I am excited to share with the community the highlights of my two-month internship here at OpenBCI! I’ve gotten the opportunity to be involved with a variety of different things around the office, but have spent a lot of my time putting together some cool demos and projects using the in-house OpenBCI gear. Some of my favorites included a brain-controlled Tic Tac Toe game using the MindAffect headset, hacking a helicopter to make it fly using concentration, and creating a brain-controlled Tetris game from scratch.
I learned a lot through these projects, including the specifics of different data networking options, dealing with EEG data using Python and Brainflow, and also the general trial and error process that comes with designing and engineering a project from start to finish.
Tic Tac Toe Project
In the Tic Tac Toe project, I was able to put together a pipeline of collecting and processing data from steady state visually evoked potential (SSVEP) and using the neural responses to determine where the user wanted to place their next move. I was able to implement this using the MindAffect headset, OpenBCI Ganglion amplifier, and the MindAffect documentation code. The game started with a calibration period where the user would look at different frequencies of flashing light at each of the 9 squares on a tic tac toe board. This calibration data would be used to determine the specific neural patterns that appeared in the data when a user looked at the different squares. Then, when a user wants to place an X in a square, they will look at that square with the specific frequency of flashing light, from which the model would match the neuronal patterns with that from the calibration period to determine where the user was looking and would like to place their next move.
This project was a great introduction for me to get hands-on experience with dealing with the brain data in Python to actually manipulate a program according to the user’s inputs. In the future, I hope to continue to work on improving the accuracy of determining where the user is wanting to place their next move by better understanding and dissecting the model by which the calibration and SSVEP paradigm is used.
The next project I worked on was the Concentration-controlled Helicopter project. This project was very complicated, but also a very informative and exciting experience. From the get-go, I had complete creative control over nearly every aspect of the engineering process. The goal of the project was to be able to fly a regular toy helicopter using the UltraCortex and the Concentration Widget in the OpenBCI GUI.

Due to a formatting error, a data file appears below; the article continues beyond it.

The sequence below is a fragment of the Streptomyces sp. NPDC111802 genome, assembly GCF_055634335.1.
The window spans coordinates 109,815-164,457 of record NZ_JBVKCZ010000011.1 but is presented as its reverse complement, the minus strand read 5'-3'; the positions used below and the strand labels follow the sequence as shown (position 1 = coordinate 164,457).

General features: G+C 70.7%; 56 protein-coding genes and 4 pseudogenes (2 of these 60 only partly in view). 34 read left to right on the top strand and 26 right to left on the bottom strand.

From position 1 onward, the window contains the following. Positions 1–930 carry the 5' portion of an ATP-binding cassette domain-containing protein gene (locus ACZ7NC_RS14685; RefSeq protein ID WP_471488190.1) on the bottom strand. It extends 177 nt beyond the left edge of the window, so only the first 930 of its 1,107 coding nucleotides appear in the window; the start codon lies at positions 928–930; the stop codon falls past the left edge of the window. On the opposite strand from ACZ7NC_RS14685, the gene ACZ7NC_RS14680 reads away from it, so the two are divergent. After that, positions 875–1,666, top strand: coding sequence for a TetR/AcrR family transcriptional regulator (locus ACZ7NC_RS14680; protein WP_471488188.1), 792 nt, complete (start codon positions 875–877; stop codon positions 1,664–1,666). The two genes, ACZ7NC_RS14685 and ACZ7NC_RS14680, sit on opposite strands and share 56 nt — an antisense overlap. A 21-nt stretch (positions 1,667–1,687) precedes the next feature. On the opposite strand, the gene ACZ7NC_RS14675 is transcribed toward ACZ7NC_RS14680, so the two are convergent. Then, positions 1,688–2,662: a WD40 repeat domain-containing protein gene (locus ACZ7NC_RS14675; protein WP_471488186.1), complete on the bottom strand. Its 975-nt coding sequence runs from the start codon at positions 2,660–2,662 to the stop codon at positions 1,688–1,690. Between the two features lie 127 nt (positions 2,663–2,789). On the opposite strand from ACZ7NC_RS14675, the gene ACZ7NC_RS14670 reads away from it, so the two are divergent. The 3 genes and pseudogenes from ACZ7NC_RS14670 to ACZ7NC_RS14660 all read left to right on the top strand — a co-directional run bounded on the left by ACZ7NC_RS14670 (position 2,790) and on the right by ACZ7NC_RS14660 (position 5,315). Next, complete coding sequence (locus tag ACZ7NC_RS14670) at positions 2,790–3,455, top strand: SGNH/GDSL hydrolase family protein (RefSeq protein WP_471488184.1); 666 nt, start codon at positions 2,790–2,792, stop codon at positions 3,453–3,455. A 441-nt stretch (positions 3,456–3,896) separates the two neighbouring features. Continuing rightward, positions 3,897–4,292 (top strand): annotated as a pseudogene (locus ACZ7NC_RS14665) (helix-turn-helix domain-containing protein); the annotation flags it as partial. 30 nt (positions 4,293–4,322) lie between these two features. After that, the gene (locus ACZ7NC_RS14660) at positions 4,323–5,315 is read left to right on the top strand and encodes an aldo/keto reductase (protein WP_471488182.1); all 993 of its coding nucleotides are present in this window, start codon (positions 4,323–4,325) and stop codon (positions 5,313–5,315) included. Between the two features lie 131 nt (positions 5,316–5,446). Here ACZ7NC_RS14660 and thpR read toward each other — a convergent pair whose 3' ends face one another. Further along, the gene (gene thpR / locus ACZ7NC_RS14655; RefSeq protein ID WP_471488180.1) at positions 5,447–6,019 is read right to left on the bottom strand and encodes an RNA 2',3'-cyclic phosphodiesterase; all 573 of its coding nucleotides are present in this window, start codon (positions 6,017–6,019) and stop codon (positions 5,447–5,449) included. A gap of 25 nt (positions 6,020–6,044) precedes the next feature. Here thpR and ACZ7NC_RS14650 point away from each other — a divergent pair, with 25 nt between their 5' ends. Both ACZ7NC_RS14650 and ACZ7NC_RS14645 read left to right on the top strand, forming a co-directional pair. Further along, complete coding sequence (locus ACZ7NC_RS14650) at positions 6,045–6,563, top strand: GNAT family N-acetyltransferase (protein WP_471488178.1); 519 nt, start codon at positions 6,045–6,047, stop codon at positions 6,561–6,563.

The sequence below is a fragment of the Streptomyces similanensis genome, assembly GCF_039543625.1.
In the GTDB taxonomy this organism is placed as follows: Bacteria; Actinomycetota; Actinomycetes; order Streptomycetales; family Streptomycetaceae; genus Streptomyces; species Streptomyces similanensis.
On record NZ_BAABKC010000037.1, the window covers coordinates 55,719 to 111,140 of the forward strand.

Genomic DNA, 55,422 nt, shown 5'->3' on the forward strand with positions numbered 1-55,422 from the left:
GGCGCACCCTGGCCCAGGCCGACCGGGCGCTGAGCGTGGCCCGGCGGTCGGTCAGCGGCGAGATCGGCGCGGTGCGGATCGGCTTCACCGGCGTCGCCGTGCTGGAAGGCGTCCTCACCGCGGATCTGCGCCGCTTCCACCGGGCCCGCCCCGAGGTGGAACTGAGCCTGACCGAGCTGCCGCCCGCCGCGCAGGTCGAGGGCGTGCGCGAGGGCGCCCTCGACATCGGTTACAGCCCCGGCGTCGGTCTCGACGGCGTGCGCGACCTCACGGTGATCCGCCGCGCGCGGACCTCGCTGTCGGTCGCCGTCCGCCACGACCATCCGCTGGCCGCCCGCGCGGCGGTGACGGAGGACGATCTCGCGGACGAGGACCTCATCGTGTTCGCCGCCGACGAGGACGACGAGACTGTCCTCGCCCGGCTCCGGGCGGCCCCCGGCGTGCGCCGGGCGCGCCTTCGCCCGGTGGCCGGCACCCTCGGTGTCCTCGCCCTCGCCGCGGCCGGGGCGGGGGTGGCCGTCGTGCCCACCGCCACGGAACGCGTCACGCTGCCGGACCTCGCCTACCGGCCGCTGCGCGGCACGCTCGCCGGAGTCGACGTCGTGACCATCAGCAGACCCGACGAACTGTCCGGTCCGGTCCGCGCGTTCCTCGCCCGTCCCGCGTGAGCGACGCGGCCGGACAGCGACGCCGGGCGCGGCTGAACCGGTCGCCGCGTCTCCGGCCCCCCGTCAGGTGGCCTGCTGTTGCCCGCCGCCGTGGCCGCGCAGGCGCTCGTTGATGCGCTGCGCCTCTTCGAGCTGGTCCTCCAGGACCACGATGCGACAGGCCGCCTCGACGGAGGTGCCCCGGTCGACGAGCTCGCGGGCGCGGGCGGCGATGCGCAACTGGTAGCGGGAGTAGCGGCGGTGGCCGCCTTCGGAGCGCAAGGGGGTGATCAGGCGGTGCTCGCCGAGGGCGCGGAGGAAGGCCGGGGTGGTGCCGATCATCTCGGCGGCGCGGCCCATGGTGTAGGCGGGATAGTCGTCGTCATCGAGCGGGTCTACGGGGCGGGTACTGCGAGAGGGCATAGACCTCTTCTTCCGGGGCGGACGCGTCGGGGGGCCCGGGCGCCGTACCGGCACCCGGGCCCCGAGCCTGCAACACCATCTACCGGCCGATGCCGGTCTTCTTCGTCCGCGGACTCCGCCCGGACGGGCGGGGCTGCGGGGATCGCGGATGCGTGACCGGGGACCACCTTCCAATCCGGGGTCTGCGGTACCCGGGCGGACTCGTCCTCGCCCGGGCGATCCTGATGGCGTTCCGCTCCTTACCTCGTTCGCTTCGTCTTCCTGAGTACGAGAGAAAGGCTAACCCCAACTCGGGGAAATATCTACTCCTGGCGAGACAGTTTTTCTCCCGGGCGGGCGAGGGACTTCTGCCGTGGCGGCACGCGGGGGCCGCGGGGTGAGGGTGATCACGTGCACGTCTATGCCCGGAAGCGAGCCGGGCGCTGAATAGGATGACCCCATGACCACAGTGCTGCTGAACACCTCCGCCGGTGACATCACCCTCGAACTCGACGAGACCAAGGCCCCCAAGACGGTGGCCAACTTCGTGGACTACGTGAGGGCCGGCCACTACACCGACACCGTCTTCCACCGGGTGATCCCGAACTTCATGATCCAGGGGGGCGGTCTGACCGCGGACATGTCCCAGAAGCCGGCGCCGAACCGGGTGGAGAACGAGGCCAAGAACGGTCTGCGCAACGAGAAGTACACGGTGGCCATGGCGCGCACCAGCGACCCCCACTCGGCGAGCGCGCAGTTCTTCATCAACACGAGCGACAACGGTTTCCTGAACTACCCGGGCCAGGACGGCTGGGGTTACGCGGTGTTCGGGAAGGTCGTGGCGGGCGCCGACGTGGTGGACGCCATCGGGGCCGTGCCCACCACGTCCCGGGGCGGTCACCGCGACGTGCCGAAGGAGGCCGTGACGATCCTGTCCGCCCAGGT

Before deciding exactly how to approach the project, I decided to test out the Concentration Widget by connecting it to a breadboard, Arduino, and LED to get it to fade with increasing and decreasing concentration. This allowed me to get familiar with the data outputting format from the GUI and the general pipeline including Arduino.
From here, I had an important decision to make on how to approach the design of the rest of my project. After some brainstorming, I realized that I could approach the project one of two ways: either reverse engineer the IR LED mechanism of the remote controller or hack directly into the remote control itself and send the appropriate voltage to the right pins on the circuit board through some processing Arduino code. Both approaches would have their benefits and drawbacks, whether that be the amount of time it would take to determine the appropriate IR LED patterns to send a signal to the helicopter’s receiver or the potential difficulties that would come with trying to understand the industrial level circuit board that was powering the different mechanisms of the remote controller.
Ultimately, I decided to go with the approach of hacking directly into the remote controller. The first step was to take apart the controller and determine what each pin of the circuit board connected to. After this, I was able to determine that there was a potentiometer connected to the vertical joystick that was sending a different voltage depending on the position of the joystick. I thought that a good approach would be to remove this potentiometer and use the Arduino’s digital output pins to send voltages in similar ranges to mimic the work of the potentiometer. Some problems I ran into along the way included dealing with the Arduino’s PWM wave digital output, determining how to work in the highly sensitive microvolt range that the controller was in, and dealing with varying battery source levels.